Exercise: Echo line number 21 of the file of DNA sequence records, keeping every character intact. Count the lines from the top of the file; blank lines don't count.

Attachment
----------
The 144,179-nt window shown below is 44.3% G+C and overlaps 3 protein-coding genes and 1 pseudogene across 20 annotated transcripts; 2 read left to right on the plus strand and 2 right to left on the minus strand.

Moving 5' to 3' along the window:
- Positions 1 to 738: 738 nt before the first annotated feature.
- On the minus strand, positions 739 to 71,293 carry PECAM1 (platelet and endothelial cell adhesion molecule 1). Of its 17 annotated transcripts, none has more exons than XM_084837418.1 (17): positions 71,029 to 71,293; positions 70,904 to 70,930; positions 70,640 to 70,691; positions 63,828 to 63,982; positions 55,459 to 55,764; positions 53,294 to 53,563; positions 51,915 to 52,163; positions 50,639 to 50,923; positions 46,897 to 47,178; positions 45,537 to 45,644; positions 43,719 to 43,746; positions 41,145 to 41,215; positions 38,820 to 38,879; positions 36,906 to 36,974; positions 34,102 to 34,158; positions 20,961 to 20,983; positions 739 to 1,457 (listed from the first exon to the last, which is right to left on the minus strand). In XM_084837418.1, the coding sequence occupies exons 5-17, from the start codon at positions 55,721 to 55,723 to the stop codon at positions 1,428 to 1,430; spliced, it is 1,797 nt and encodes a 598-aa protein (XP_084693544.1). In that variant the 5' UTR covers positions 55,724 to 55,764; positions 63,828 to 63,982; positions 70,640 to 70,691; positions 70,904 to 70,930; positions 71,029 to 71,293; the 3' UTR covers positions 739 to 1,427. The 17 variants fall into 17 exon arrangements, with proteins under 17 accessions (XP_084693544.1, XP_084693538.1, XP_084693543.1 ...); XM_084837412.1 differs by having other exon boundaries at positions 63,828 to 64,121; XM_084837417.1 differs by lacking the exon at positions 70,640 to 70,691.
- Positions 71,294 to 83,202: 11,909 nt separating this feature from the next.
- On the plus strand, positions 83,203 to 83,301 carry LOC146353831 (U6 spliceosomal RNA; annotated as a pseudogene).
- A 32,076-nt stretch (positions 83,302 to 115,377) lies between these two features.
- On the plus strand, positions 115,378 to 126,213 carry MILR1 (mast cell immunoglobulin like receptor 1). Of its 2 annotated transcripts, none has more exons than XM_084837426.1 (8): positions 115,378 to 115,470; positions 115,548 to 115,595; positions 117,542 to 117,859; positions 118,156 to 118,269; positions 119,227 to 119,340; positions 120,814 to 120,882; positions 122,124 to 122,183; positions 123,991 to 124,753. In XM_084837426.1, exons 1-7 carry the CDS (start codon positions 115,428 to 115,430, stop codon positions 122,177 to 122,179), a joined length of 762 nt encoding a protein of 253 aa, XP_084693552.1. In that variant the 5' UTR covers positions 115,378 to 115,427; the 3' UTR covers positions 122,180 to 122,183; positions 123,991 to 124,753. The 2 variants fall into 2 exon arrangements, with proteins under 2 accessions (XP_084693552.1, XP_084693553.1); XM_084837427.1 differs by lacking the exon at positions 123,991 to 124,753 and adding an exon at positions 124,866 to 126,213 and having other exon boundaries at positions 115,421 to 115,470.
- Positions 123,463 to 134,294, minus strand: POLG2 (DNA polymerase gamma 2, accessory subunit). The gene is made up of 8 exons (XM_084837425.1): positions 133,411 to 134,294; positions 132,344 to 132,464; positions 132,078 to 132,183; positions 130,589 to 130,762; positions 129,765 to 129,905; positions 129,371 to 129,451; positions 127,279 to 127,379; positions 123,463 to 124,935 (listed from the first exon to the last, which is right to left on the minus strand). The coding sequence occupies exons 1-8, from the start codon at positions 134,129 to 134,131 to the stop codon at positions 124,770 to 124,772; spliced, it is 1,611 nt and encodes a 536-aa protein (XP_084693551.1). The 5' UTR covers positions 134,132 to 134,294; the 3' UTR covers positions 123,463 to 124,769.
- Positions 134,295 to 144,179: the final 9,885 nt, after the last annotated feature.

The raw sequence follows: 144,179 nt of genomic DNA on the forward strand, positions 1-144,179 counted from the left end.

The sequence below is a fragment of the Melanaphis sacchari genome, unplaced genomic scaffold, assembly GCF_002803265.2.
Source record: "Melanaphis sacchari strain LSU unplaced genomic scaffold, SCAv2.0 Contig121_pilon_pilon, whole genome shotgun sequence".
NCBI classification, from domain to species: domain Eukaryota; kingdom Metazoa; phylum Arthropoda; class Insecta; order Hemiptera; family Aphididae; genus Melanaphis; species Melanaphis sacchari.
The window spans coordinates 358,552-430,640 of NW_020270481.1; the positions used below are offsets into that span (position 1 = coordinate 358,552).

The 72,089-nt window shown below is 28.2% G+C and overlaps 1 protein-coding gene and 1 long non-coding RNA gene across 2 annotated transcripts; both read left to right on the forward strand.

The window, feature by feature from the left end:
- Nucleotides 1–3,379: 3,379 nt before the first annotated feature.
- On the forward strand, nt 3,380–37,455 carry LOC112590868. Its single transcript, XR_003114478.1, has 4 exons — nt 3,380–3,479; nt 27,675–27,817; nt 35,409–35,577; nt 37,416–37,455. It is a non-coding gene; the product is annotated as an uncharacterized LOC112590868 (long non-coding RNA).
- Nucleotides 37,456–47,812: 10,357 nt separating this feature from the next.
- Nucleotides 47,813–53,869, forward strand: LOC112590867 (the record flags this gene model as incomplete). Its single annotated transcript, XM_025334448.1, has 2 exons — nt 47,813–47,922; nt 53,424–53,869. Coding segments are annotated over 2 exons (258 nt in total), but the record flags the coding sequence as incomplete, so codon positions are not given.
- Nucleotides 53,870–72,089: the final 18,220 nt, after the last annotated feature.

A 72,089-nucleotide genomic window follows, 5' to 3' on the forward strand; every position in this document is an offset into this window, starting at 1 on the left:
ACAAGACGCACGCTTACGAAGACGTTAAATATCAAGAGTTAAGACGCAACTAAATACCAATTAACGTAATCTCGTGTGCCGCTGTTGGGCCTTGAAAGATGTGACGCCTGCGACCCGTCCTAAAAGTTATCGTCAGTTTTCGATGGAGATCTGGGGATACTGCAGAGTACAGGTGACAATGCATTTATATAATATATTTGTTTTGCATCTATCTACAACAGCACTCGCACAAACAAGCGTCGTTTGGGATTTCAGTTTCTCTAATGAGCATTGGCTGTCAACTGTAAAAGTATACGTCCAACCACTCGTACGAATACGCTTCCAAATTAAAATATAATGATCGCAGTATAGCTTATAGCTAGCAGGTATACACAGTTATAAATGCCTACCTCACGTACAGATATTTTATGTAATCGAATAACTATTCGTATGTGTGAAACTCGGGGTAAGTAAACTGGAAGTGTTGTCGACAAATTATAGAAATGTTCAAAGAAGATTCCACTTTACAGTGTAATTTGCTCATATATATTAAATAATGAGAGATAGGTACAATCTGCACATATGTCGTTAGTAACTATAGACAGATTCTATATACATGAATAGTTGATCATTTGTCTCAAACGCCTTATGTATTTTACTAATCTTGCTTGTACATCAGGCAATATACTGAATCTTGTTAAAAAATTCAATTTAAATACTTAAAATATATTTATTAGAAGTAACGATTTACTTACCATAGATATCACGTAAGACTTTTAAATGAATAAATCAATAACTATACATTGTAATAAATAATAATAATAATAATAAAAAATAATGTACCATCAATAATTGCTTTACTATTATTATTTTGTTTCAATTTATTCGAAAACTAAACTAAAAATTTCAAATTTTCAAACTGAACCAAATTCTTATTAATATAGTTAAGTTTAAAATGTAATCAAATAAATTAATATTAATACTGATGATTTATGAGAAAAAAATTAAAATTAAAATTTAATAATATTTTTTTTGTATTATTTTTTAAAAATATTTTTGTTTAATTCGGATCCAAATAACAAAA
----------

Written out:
- Nucleotides 47,813–53,869, forward strand: LOC112590867 (the record flags this gene model as incomplete). Its single annotated transcript, XM_025334448.1, has 2 exons — nt 47,813–47,922; nt 53,424–53,869. Coding segments are annotated over 2 exons (258 nt in total), but the record flags the coding sequence as incomplete, so codon positions are not given.